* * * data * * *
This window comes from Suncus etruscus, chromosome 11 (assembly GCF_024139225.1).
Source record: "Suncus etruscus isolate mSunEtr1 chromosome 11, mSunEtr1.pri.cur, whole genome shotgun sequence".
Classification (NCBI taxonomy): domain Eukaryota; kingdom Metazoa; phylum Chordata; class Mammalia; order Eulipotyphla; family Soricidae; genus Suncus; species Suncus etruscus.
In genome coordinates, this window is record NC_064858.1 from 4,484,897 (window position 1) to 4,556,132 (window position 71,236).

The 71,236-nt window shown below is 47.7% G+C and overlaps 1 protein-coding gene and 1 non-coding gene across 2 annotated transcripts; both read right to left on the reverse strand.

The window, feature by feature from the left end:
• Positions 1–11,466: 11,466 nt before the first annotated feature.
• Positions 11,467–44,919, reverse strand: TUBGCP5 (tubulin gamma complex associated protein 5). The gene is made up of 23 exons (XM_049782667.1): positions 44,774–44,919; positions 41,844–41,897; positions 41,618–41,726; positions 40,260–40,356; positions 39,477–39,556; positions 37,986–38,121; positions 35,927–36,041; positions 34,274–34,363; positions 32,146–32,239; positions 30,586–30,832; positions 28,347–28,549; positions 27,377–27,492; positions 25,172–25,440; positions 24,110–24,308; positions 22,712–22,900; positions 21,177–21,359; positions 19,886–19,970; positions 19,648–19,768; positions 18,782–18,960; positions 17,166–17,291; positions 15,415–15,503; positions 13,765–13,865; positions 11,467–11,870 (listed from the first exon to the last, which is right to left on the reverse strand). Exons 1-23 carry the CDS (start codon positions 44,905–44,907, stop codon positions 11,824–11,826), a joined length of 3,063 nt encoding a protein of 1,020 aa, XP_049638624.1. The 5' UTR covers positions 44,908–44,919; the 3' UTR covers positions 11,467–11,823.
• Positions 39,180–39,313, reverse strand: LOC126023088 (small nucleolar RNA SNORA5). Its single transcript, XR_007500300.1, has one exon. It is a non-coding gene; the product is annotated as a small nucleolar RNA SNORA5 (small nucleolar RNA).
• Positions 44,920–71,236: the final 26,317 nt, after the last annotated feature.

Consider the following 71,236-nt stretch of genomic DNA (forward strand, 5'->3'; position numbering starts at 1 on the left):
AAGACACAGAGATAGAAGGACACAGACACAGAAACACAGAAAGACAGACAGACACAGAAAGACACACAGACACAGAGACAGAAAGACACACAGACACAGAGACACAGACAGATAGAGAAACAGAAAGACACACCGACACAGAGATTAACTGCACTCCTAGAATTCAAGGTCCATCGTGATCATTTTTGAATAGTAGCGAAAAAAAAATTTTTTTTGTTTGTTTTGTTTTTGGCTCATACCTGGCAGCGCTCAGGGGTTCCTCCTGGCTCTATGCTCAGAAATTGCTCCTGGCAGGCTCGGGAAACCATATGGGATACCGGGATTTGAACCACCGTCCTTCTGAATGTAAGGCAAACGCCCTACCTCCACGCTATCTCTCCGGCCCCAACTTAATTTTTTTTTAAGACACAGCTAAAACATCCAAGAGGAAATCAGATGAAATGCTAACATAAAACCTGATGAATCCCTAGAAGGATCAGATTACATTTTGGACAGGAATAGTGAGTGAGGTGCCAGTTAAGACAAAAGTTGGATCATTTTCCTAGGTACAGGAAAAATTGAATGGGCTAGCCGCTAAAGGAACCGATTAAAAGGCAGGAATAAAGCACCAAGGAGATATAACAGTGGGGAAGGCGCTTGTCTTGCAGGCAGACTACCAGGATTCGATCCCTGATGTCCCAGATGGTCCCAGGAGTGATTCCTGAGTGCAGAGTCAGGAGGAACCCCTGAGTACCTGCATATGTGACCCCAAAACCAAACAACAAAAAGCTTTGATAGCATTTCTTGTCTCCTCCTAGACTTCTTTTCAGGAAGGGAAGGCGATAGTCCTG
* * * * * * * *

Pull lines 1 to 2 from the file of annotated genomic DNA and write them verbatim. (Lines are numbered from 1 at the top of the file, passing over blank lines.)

This window comes from Suncus etruscus, chromosome 11 (assembly GCF_024139225.1).
Source record: "Suncus etruscus isolate mSunEtr1 chromosome 11, mSunEtr1.pri.cur, whole genome shotgun sequence".